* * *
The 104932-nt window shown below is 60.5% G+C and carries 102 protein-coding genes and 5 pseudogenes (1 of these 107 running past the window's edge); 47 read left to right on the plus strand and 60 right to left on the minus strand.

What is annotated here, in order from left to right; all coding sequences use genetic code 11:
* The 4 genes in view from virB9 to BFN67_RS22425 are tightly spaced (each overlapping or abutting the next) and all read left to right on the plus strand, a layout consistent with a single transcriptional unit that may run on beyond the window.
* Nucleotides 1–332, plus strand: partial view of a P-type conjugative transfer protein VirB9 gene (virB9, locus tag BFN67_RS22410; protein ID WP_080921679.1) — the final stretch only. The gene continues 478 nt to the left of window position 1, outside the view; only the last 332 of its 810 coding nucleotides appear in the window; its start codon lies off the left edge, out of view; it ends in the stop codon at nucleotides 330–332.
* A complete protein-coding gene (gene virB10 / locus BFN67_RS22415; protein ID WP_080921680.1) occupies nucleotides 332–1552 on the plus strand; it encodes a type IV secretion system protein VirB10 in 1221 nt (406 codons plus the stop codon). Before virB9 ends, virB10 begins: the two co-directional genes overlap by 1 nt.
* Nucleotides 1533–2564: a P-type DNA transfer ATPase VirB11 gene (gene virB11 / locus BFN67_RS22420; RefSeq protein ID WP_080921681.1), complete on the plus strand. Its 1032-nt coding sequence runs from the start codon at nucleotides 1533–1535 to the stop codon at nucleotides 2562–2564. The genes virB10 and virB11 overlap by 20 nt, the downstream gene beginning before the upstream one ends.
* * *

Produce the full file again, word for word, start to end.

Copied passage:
The 104932-nt window shown below is 60.5% G+C and carries 102 protein-coding genes and 5 pseudogenes (1 of these 107 running past the window's edge); 47 read left to right on the plus strand and 60 right to left on the minus strand.

What is annotated here, in order from left to right; all coding sequences use genetic code 11:
* The 4 genes in view from virB9 to BFN67_RS22425 are tightly spaced (each overlapping or abutting the next) and all read left to right on the plus strand, a layout consistent with a single transcriptional unit that may run on beyond the window.
* Nucleotides 1–332, plus strand: partial view of a P-type conjugative transfer protein VirB9 gene (virB9, locus tag BFN67_RS22410; protein ID WP_080921679.1) — the final stretch only. The gene continues 478 nt to the left of window position 1, outside the view; only the last 332 of its 810 coding nucleotides appear in the window; its start codon lies off the left edge, out of view; it ends in the stop codon at nucleotides 330–332.
* A complete protein-coding gene (gene virB10 / locus BFN67_RS22415; protein ID WP_080921680.1) occupies nucleotides 332–1552 on the plus strand; it encodes a type IV secretion system protein VirB10 in 1221 nt (406 codons plus the stop codon). Before virB9 ends, virB10 begins: the two co-directional genes overlap by 1 nt.
* Nucleotides 1533–2564: a P-type DNA transfer ATPase VirB11 gene (gene virB11 / locus BFN67_RS22420; RefSeq protein ID WP_080921681.1), complete on the plus strand. Its 1032-nt coding sequence runs from the start codon at nucleotides 1533–1535 to the stop codon at nucleotides 2562–2564. The genes virB10 and virB11 overlap by 20 nt, the downstream gene beginning before the upstream one ends.